When the teaser trailer for Black Panther was released in June 2017, it threw the black community around the world into a frenzy. In just 24 hours after it released, the video already racked up to 89 million views and Twitter reported that it was one of the most tweeted about films of 2017 despite not even opening that year.
All this hype about a superhero movie? Well, Black Panther is not just about a superhero, it’s about an African superhero; not like Blankman, Blade or Hancock whose characters do not exactly portray “Black Excellence” but of a strong and intelligent leader of the world’s most technologically advanced nation.
Set in the fictional African country of Wakanda, Black Panther tells the story of T’Challa’s return home to his country following his father’s death. His home, Wakanda is an isolated and technologically advanced African country located somewhere in East Africa.
Black Panther debuted in the Marvel universe in 1966, at a time when the African-American civil rights movement was in full force; a superhero the black community could relate with. He made his first movie debut in Captain America: Civil war released in 2016.
Back home in Nigeria, the movie became a huge deal when rumours of Funke Akindele’s role in the movie spread like wildfire across the borders of Nigerian social media. Then, began talks of showing up at movie theatres donned in bright coloured asoebi attires — for the culture.
Funke Akindele in Infinity Wars!!! We are picking and wearing Aso-Ebi that day so we all show up at the cinema like this. They will take! pic.twitter.com/a34UDvCALK
— yorubachic.sol (@yorubachic) January 11, 2018
Whether the rumours were a plot by Marvel to target Africa’s most populous nation, we’ll never know. But what we do know is that the idea of an African superhero kicking bad guys’ butts is refreshing.
Could have, would have, should have
A movie critic aptly describes superhero movies as movies for ten year olds and those who wish they were still ten years old. However, we cannot help but find the depth in Black Panther. For the African-American community, it represents a step forward in their fight against white supremacy. As seen in the strategic release of the movie in the Black History Month celebrated across America and Canada.
For us Africans, Wakanda screams of the magical realism and potential resources for greatness stolen from us by our colonisers. Its economy is also a representation of everything the Nigerian economy can learn from.
Could have: Preservation of national resources
Wakanda’s economy is built on Vibranium, a fictional meteoric metallic ore from which all the nation’s advanced technologies is developed.
T’Challa’s ancestors guarded the Vibranium from being exploited by the outside world for decades making it the one of the most coveted resources in the Marvel Universe.
If you will, we can liken Vibranium to Nigeria’s own crude oil but the difference here is that nobody tried to keep it from being exploited. Instead, our past leaders opened our doors to exploiters and we are still paying for their past mistakes till date.
Vibranium has been used to develop every area of the Wakandan economy; from warfare, medicine, education, telecommunications, to transportation.
Would have: Supporting home-grown technology
The reason Wakanda’s economy is so great is because all of its resources are put into advancing it without external influence. The country’s hi-tech products were all developed by Wakandan innovators and used by Wakandans.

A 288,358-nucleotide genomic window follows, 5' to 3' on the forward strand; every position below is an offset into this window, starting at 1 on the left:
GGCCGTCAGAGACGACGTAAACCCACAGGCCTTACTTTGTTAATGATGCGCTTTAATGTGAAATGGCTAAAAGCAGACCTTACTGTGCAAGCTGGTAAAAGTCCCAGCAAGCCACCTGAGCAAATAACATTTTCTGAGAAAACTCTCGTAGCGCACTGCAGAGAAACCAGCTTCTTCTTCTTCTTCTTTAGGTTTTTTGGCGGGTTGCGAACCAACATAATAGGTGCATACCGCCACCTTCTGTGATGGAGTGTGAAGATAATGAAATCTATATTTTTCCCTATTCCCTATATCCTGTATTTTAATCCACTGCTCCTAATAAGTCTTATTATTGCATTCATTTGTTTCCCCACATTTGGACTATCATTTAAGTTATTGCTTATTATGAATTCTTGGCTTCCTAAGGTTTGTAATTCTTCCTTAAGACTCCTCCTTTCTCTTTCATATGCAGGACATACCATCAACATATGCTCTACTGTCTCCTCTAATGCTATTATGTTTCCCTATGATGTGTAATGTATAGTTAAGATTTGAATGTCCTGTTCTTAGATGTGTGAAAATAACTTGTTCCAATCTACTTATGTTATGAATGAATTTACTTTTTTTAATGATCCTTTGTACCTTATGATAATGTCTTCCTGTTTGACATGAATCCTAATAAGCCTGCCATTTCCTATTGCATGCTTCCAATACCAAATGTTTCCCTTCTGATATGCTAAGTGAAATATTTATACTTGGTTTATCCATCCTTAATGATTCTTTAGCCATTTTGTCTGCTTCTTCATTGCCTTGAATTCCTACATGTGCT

This is unlike in Nigeria, where homegrown technology is still sidelined with little or no support from the government.
In a more realistic comparison, the Chinese government has closed off the country’s internet from the rest of the world and has since favoured technologies developed in China.
Even though the isolation has its own downside, the exponential growth in the Chinese economy is proof that supporting indigenous technology equals economic growth. Basic math.
Should have: A unified database
Wakanda is home to the (fictional) world’s most advanced technologies. Albeit most of them are developed for combat, because, comic universe. However, some of them are basic technologies that make life easier for the Wakandan citizens.
For example, the Kimoyo beads — advanced communications technology — are available to every citizen for use. Each bead performs communications, medical history, security and geo-tracking functions among other cool stuff.
One of the Kimoyo Beads, the Prime Bead provides a lifetime worth of medical knowledge about the individual Wakandan; each gets one prime bead at birth. This is an indication that every citizen is accounted for and has their information in the Wakandan database.
The dream of a Nigerian unified database has journeyed from sim card registrations, national identity registration championed by the National Identity Management Commission (NIMC), to Lagos State residents registration under the Lagos State Residents Registration Agency (LASRRA) and then to the most recent of them all, Bank Verification Number (BVN). All these schemes and we still have to ask why Nigeria does not have a unified database.
It goes without saying that if Nigeria’s resources (like Wakanda’s) are put to good use, we would be well on our way to catching up with the rest of the world.
Black Panther hits Nigerian cinemas from February 16 and going by the tons of positive reviews, it is one the best superhero movies yet. But let’s not forget that although it is a movie about an African superhero, it is still a Hollywood movie and Wakanda is a fictional country. So maybe leave the hype for actual ten year olds, or not.
Featured image source: IMDb